Evolution is easy – what about the origin of life?

A biochemist friend of mine some years ago told me, while a little tipsy at a party, that she didn’t really believe in evolution. Well, not evolution exactly, the origin of species and all that was easy enough, but the origin of life itself from inorganic chemistry. How could that possibly have happened?

At the time, I didn’t really have a good answer for her. But it was a good question, really. I mean, I’ve always had this sort of smugness about how an appreciation for geological time gives me the ability to see evolution as an obvious mechanism, and not really that outstanding and extraordinary, but the origin of life? Time doesn’t seem to be the issue: it’s the transformation of one thing to another, a moment of breakthrough.

So it was with interest that I read Creation: The Origin of Life / The Future of Life by Adam Rutherford as a voluntary reviewing assignment for the Museum’s magazine.

And what I learned was this: the origin of life is just an incremental as evolution itself. It seems like a remarkable statement, but Rutherford explains beautifully how the lines blur between chemistry, biochemistry and life. Just like the eye’s component parts seem like they wouldn’t do anything independently, and that the eye would not function in any way at all without any of those parts; so it is with all the important parts of life: RNA, DNA, the ribosome, the cell wall.

But we know the eye did evolve, and now we can see more primitive eyes, and the components stacking up over time. RNA filled in a lot of what DNA now does, and the lipids of cell walls can be enticed into formation surprisingly easily. How we know these things relies a lot on sometimes simple, and sometimes sophisticated lab experiments.

‘It’s more complicated than that’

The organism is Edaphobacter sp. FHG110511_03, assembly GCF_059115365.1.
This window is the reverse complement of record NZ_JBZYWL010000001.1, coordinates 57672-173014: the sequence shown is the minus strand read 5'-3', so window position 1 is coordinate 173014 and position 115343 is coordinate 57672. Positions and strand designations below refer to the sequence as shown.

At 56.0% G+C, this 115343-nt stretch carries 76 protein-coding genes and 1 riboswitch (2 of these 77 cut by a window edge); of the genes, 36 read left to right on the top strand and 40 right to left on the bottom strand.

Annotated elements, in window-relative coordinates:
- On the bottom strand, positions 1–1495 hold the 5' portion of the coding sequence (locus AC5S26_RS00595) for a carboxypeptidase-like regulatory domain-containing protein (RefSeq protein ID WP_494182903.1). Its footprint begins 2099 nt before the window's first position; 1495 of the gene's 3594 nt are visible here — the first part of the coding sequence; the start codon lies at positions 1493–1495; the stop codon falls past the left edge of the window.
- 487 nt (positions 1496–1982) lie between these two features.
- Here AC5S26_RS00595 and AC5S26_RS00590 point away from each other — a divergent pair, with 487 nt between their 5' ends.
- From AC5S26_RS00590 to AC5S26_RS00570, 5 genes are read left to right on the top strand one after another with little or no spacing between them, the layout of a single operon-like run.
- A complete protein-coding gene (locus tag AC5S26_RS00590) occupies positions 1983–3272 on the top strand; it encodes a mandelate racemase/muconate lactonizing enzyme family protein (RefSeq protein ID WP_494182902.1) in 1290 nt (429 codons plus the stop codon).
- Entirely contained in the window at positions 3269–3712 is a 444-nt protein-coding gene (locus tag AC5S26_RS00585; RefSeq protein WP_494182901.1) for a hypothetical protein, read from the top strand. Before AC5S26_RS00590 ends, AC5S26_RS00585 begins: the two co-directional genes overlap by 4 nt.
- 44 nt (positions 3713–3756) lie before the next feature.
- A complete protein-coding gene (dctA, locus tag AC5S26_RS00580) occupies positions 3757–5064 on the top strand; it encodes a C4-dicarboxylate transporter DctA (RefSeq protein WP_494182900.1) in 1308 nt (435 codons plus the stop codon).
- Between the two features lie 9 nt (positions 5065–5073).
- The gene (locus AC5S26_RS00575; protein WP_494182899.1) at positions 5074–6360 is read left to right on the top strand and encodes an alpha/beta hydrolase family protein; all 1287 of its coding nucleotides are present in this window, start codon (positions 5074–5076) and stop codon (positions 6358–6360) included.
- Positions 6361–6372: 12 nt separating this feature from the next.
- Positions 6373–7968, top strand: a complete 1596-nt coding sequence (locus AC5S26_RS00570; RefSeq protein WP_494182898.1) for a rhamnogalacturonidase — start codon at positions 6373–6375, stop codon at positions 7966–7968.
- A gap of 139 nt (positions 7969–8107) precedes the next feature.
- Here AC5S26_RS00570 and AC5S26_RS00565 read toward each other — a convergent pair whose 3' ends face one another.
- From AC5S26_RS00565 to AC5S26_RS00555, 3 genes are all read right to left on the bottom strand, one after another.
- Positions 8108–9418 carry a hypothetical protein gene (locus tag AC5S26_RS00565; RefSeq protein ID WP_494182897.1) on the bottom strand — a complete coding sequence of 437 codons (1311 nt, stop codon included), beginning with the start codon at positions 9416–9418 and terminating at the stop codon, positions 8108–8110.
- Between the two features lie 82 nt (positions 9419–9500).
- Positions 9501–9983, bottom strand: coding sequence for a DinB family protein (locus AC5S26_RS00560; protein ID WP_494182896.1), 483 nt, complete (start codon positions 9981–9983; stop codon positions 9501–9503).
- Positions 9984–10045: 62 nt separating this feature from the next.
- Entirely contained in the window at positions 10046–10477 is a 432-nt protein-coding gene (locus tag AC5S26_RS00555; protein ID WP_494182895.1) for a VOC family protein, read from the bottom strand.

Throughout the book, you get the feeling Rutherford is leading you to the conclusion that he can’t actually answer the question of what the origin of life was, instead he closes in on the question by filling in around it. Getting closer and closer to the how and the when. By the end, he does give one possible account of the whole story, based on the ideas of one of his favourite researchers, but you know this is only a hypothesis, and by this time it doesn’t matter so much anyway. You understand that it’s a lot more complicated than a single moment of transition, and much of that complexity has been artfully explained to you.

So, it’s fair to say I liked this book, and learned an awful lot. Rutherford has a way of explaining the processes of cells that make your body feel like a whole universe of time and space.

Playing with creation

But, this is only one half of the book, ‘The Origin of Life’. Flip the book over and you get ‘The Future of Life’. In the introduction to both books, Rutherford uses a fantastic analogy to physics: in order for physics to understand one of its biggest questions, how the universe was formed, it had to recreate it; i.e. the supercollider experiments. To understand the origin of life, we have to recreate it, or at least its component parts.

This appears to be the rationale for the second part of the book, experimenting with the cell to understand it more fundamentally, but really it’s just Rutherford leaking undeniable enthusiasm for genetic engineering and synthetic biology. His support is more than obvious, and although he does devote a chapter to the objections and protests, it’s the briefest overview, quickly swept away with more enthusiastic reasoning and descriptions of incredible biological technologies. This side of the book was interesting, but to be honest, a little unnecessary compared to the revelations and intricate lessons of the first. It might be better as a larger, more carefully considered separate book.

Would I recommend it? Yes. It’s also quite a beautiful object !


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